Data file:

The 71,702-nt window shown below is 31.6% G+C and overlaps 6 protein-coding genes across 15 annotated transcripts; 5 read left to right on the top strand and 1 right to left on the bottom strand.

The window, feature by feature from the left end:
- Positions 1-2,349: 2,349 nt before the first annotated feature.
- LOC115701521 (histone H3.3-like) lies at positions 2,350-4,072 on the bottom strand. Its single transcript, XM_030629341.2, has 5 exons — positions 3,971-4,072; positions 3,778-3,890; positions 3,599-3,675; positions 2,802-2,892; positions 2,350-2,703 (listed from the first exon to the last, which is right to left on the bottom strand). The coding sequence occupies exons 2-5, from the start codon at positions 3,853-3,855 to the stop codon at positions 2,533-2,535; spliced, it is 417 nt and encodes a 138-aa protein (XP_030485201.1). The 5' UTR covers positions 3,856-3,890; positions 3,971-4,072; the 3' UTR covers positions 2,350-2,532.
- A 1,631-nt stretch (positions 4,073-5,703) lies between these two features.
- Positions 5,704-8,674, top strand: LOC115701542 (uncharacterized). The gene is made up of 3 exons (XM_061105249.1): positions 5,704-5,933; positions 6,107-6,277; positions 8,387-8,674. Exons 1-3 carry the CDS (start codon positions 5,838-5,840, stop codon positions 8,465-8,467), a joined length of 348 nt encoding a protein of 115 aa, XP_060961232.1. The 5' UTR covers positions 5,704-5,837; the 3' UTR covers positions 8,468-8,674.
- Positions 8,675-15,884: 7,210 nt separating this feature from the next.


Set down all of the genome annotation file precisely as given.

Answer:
The 71,702-nt window shown below is 31.6% G+C and overlaps 6 protein-coding genes across 15 annotated transcripts; 5 read left to right on the top strand and 1 right to left on the bottom strand.

The window, feature by feature from the left end:
- Positions 1-2,349: 2,349 nt before the first annotated feature.
- LOC115701521 (histone H3.3-like) lies at positions 2,350-4,072 on the bottom strand. Its single transcript, XM_030629341.2, has 5 exons — positions 3,971-4,072; positions 3,778-3,890; positions 3,599-3,675; positions 2,802-2,892; positions 2,350-2,703 (listed from the first exon to the last, which is right to left on the bottom strand). The coding sequence occupies exons 2-5, from the start codon at positions 3,853-3,855 to the stop codon at positions 2,533-2,535; spliced, it is 417 nt and encodes a 138-aa protein (XP_030485201.1). The 5' UTR covers positions 3,856-3,890; positions 3,971-4,072; the 3' UTR covers positions 2,350-2,532.
- A 1,631-nt stretch (positions 4,073-5,703) lies between these two features.
- Positions 5,704-8,674, top strand: LOC115701542 (uncharacterized). The gene is made up of 3 exons (XM_061105249.1): positions 5,704-5,933; positions 6,107-6,277; positions 8,387-8,674. Exons 1-3 carry the CDS (start codon positions 5,838-5,840, stop codon positions 8,465-8,467), a joined length of 348 nt encoding a protein of 115 aa, XP_060961232.1. The 5' UTR covers positions 5,704-5,837; the 3' UTR covers positions 8,468-8,674.
- Positions 8,675-15,884: 7,210 nt separating this feature from the next.